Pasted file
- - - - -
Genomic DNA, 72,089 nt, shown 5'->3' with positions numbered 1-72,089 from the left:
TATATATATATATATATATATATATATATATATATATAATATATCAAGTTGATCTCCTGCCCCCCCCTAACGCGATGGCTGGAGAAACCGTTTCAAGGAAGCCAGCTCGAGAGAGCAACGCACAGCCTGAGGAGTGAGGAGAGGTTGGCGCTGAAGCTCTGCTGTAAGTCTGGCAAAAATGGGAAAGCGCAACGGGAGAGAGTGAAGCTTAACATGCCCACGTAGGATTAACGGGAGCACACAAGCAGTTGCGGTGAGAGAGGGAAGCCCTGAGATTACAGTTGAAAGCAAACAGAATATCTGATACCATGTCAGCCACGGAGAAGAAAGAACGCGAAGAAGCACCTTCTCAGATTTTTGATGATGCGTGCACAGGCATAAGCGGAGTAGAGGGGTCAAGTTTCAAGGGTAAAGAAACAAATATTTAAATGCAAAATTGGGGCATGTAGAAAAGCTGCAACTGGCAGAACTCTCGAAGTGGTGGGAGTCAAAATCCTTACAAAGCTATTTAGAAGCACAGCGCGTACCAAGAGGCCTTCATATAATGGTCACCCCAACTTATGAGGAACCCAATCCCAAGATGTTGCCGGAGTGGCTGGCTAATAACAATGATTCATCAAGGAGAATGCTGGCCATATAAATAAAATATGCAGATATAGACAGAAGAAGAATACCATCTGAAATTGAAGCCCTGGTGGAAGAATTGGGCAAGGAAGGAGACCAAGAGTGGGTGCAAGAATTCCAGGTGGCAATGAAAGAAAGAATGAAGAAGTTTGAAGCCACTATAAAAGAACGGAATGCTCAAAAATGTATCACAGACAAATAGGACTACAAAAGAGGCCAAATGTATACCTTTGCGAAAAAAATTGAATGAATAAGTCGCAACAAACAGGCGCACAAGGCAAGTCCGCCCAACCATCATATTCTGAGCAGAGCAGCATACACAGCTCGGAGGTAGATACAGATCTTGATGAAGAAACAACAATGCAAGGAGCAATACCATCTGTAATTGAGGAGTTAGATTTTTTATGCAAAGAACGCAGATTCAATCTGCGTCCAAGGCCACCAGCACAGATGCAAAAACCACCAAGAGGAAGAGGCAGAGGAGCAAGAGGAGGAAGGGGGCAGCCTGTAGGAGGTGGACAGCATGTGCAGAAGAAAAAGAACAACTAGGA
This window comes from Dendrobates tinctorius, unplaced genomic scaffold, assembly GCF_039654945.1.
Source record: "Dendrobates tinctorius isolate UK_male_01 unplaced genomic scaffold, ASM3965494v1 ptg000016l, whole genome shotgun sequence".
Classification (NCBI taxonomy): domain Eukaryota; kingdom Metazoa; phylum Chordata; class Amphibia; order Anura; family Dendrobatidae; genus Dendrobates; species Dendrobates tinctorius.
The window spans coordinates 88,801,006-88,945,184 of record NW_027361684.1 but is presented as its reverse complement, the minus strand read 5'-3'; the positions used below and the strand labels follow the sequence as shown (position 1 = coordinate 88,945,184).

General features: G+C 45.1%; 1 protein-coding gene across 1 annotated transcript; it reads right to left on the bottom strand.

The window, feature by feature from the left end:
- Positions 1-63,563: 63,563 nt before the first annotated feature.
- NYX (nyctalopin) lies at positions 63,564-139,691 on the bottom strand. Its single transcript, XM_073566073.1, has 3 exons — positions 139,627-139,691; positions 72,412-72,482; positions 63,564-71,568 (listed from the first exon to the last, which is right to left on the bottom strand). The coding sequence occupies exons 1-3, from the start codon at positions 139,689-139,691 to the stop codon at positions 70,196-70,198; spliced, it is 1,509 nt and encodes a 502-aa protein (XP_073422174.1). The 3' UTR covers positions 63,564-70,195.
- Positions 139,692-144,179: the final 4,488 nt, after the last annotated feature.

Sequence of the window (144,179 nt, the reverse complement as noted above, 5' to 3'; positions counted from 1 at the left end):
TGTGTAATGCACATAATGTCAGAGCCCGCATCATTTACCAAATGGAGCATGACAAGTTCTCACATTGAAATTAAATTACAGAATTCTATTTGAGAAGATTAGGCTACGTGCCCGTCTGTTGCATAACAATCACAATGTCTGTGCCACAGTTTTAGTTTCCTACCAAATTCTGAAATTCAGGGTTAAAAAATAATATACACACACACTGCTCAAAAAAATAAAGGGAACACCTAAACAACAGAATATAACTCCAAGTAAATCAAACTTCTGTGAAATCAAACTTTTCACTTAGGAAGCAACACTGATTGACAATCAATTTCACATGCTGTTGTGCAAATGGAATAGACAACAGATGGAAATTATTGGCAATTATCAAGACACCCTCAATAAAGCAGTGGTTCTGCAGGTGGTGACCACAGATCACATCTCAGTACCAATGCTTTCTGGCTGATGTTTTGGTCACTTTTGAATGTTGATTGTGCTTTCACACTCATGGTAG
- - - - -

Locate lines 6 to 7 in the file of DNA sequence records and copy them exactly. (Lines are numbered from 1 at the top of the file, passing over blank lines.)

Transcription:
The window spans coordinates 88,801,006-88,945,184 of record NW_027361684.1 but is presented as its reverse complement, the minus strand read 5'-3'; the positions used below and the strand labels follow the sequence as shown (position 1 = coordinate 88,945,184).

General features: G+C 45.1%; 1 protein-coding gene across 1 annotated transcript; it reads right to left on the bottom strand.